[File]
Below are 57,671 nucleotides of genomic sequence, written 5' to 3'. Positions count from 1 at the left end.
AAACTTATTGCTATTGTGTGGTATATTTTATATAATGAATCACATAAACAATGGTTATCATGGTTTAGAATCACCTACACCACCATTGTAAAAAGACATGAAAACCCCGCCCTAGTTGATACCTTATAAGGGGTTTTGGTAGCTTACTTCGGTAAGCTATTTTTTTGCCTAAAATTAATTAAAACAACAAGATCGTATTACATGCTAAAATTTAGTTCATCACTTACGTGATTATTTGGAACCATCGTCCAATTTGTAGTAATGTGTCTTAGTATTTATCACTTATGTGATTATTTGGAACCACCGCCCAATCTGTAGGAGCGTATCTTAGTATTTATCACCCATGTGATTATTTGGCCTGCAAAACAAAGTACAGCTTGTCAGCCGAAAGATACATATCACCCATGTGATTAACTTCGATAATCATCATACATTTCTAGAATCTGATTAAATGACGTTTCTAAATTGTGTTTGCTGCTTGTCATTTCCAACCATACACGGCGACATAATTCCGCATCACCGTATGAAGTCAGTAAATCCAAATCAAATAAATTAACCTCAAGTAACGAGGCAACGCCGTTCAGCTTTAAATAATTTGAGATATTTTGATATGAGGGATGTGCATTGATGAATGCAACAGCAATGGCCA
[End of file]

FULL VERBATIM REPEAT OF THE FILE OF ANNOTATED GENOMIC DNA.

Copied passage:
Below are 57,671 nucleotides of genomic sequence, written 5' to 3'. Positions count from 1 at the left end.
AAACTTATTGCTATTGTGTGGTATATTTTATATAATGAATCACATAAACAATGGTTATCATGGTTTAGAATCACCTACACCACCATTGTAAAAAGACATGAAAACCCCGCCCTAGTTGATACCTTATAAGGGGTTTTGGTAGCTTACTTCGGTAAGCTATTTTTTTGCCTAAAATTAATTAAAACAACAAGATCGTATTACATGCTAAAATTTAGTTCATCACTTACGTGATTATTTGGAACCATCGTCCAATTTGTAGTAATGTGTCTTAGTATTTATCACTTATGTGATTATTTGGAACCACCGCCCAATCTGTAGGAGCGTATCTTAGTATTTATCACCCATGTGATTATTTGGCCTGCAAAACAAAGTACAGCTTGTCAGCCGAAAGATACATATCACCCATGTGATTAACTTCGATAATCATCATACATTTCTAGAATCTGATTAAATGACGTTTCTAAATTGTGTTTGCTGCTTGTCATTTCCAACCATACACGGCGACATAATTCCGCATCACCGTATGAAGTCAGTAAATCCAAATCAAATAAATTAACCTCAAGTAACGAGGCAACGCCGTTCAGCTTTAAATAATTTGAGATATTTTGATATGAGGGATGTGCATTGATGAATGCAACAGCAATGGCCA